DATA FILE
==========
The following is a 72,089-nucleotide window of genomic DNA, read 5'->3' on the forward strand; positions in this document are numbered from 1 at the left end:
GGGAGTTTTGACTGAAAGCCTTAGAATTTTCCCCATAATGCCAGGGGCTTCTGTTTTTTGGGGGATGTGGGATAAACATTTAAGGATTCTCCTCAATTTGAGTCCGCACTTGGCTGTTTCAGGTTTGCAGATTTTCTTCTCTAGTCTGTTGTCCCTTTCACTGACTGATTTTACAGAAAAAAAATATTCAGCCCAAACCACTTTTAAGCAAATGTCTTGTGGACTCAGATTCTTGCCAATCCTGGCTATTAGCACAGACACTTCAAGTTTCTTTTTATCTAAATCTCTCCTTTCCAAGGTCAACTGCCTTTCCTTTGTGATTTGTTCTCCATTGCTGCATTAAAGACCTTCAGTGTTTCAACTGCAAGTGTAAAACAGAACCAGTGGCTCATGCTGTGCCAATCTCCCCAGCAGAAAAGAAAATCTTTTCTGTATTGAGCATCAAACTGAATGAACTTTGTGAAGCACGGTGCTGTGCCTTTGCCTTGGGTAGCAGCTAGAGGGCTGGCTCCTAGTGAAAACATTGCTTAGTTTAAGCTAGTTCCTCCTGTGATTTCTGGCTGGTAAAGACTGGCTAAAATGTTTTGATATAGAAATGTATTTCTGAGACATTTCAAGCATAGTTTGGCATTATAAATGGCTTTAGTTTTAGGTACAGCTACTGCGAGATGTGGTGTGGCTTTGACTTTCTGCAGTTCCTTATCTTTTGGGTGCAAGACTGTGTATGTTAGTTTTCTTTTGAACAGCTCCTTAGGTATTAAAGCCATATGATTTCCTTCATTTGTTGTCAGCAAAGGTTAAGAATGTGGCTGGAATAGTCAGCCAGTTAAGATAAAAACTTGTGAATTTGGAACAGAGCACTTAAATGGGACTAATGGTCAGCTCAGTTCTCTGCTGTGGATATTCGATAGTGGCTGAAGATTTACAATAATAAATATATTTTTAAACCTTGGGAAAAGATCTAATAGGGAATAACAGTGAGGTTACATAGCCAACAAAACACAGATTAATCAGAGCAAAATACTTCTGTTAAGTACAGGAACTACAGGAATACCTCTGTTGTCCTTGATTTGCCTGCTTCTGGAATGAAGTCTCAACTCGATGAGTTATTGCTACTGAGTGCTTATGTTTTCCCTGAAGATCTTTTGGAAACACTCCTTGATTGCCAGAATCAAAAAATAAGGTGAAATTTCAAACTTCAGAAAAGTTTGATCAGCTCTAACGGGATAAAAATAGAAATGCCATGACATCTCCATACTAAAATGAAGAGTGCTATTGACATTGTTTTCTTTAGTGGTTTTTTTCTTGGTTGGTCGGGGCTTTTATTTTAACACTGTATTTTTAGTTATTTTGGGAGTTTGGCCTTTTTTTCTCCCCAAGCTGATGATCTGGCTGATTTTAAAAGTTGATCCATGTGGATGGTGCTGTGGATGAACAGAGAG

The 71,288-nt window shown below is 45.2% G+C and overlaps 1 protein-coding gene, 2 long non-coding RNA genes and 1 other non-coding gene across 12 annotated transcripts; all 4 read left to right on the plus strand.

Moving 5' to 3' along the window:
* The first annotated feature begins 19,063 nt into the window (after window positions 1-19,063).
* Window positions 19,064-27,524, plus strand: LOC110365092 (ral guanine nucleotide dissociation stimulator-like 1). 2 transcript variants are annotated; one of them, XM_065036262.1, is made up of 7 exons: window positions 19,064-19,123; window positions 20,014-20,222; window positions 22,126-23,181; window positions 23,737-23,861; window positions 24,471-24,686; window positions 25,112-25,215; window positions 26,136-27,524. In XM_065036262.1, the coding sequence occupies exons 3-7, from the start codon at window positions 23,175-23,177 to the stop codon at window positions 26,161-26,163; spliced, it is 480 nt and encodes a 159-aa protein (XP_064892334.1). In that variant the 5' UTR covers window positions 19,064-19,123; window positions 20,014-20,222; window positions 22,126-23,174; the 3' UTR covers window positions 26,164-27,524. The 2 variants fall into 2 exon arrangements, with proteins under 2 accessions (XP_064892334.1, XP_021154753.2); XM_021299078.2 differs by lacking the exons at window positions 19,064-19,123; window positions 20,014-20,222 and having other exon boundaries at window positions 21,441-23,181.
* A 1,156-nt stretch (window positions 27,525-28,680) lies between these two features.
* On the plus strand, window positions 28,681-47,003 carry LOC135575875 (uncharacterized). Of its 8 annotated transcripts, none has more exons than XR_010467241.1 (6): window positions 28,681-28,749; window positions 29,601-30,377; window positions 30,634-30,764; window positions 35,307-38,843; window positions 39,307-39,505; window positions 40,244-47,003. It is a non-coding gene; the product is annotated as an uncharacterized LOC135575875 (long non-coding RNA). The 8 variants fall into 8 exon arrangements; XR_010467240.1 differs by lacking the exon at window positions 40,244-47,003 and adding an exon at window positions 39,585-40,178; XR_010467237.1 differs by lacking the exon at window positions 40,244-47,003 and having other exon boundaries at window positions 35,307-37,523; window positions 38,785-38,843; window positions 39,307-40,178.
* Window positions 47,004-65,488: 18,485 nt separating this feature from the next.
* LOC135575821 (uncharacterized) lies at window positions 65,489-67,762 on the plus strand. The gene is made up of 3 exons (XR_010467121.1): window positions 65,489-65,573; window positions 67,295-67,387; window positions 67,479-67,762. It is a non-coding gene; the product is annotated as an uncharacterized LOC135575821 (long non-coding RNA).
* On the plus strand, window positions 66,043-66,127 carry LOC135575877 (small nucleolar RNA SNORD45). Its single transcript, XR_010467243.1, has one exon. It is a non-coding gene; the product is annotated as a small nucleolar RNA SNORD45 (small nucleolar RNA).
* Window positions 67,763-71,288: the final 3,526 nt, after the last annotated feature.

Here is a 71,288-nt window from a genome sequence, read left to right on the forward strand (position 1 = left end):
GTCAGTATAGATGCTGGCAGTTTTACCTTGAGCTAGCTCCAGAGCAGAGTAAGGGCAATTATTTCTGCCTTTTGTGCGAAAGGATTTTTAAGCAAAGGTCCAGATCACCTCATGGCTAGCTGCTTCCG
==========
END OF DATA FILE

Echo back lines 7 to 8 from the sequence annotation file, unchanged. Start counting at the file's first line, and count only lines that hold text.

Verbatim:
* A 1,156-nt stretch (window positions 27,525-28,680) lies between these two features.
* On the plus strand, window positions 28,681-47,003 carry LOC135575875 (uncharacterized). Of its 8 annotated transcripts, none has more exons than XR_010467241.1 (6): window positions 28,681-28,749; window positions 29,601-30,377; window positions 30,634-30,764; window positions 35,307-38,843; window positions 39,307-39,505; window positions 40,244-47,003. It is a non-coding gene; the product is annotated as an uncharacterized LOC135575875 (long non-coding RNA). The 8 variants fall into 8 exon arrangements; XR_010467240.1 differs by lacking the exon at window positions 40,244-47,003 and adding an exon at window positions 39,585-40,178; XR_010467237.1 differs by lacking the exon at window positions 40,244-47,003 and having other exon boundaries at window positions 35,307-37,523; window positions 38,785-38,843; window positions 39,307-40,178.